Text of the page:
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Square-wheeled Bicycle

The square-wheeled bicycle runs smoothly on its specially designed track. 

December 2007

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Two square wheels equal one smooth ride

They may not yet be able to fit a square peg into a round hole, but the 12 students in the Math 489 Mathematics Modeling class have achieved the supposedly impossible—a smooth ride on a square-wheeled bicycle.
The group debuted their engineering phenomenon at the 22nd annual Pi Mu Epsilon undergraduate mathematics conference in November, to a standing ovation.

Terry Jo Leiterman (Mathematics) envisioned the project as a more tangible way of thinking about math. “I wanted to try to create a lab so students had a hands-on way to understand the spirit of mathematics.”

She admits she wasn’t positive the project would work but she soon learned that, despite countless obstacles along the way, her students were closing in on a successful solution. “There were so many opportunities for mistakes,” she said. “That’s how you learn.”
And, after many unsuccessful plans, students began telling her, “We can’t do that.” A turning point occurred, however, when the students realized that the key to the project was not the shape of the wheel, but rather the shape of the track the bicycle would ride on.

“I knew they had to get to that point … to think past the wheel,” Leiterman said. “They had to discover that. It was really an ‘Aha!’ moment.”

Class member Alicia Brinkman ’10 added, “The best part of the project was definitely the final product. Theoretically, the bicycle rides on a road of catenary curves, and to actually see this performed with our bicycle was amazing.”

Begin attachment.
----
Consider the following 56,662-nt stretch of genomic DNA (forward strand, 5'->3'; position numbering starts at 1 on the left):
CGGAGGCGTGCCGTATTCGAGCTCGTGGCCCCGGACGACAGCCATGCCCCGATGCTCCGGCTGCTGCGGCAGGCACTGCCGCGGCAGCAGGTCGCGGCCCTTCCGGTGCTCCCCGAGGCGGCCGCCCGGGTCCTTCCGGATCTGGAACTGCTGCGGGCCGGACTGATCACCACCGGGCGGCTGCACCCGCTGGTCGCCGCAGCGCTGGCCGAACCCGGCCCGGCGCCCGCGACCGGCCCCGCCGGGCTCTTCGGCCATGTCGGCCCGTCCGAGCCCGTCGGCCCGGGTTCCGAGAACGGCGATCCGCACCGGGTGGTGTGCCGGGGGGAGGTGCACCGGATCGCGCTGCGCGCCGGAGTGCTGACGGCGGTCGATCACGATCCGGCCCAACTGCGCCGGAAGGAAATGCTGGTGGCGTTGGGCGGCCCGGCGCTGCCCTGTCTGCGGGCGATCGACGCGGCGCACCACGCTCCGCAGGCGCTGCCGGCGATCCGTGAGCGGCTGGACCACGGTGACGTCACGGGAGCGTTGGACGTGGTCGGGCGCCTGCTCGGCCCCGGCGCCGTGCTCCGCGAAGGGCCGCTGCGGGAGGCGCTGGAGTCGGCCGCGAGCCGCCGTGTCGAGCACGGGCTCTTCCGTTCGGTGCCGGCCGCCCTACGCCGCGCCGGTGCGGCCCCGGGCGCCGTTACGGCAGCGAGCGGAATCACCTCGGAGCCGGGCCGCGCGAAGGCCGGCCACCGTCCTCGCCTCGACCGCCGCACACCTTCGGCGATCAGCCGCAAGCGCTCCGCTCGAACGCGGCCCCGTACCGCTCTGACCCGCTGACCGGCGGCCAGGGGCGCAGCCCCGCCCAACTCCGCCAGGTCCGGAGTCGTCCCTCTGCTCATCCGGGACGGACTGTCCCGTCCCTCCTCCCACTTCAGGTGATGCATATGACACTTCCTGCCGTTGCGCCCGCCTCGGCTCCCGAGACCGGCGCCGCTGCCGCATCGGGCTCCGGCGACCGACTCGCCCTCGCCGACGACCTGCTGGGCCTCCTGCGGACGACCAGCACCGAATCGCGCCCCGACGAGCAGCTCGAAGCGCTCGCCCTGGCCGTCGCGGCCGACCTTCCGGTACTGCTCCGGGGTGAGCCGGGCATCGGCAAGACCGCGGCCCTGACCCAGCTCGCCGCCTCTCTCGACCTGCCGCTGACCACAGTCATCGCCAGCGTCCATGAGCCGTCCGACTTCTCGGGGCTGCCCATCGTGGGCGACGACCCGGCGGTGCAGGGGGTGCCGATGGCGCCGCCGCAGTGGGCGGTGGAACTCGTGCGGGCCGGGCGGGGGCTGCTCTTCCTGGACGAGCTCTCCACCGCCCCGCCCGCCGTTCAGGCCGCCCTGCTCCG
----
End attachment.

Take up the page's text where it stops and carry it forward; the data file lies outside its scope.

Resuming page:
The task involved pretty advanced mathematics, Leiterman admitted. “The mathematics lies in finding a solution for the road, which involves trigonometry, calculus and differential equations.”

“Although the equation for our road of catenary curves is not something new, we were able to take our hyperbolic cosine equation and use it for something tangible,” Brinkman added.

After all the challenges and about nine weeks of work (both in the lab and outside of class), the students were thrilled with their results and the reception their work has received.

They are now considering submitting their project to the “Guinness Book of World Records,” and the bicycle is generating both local and national media attention.

While the St. Norbert project was not the first square-wheeled vehicle ever designed (a professor at Macalester College in St. Paul, Minn., built a square-wheeled tricycle in the 1990s), Leiterman said it was the first effort achieved completely by students.

“As an instructor, my main goal is to [help students] develop some intuition and build some confidence,” Leiterman said. “I didn’t want to tell them how to do it.”

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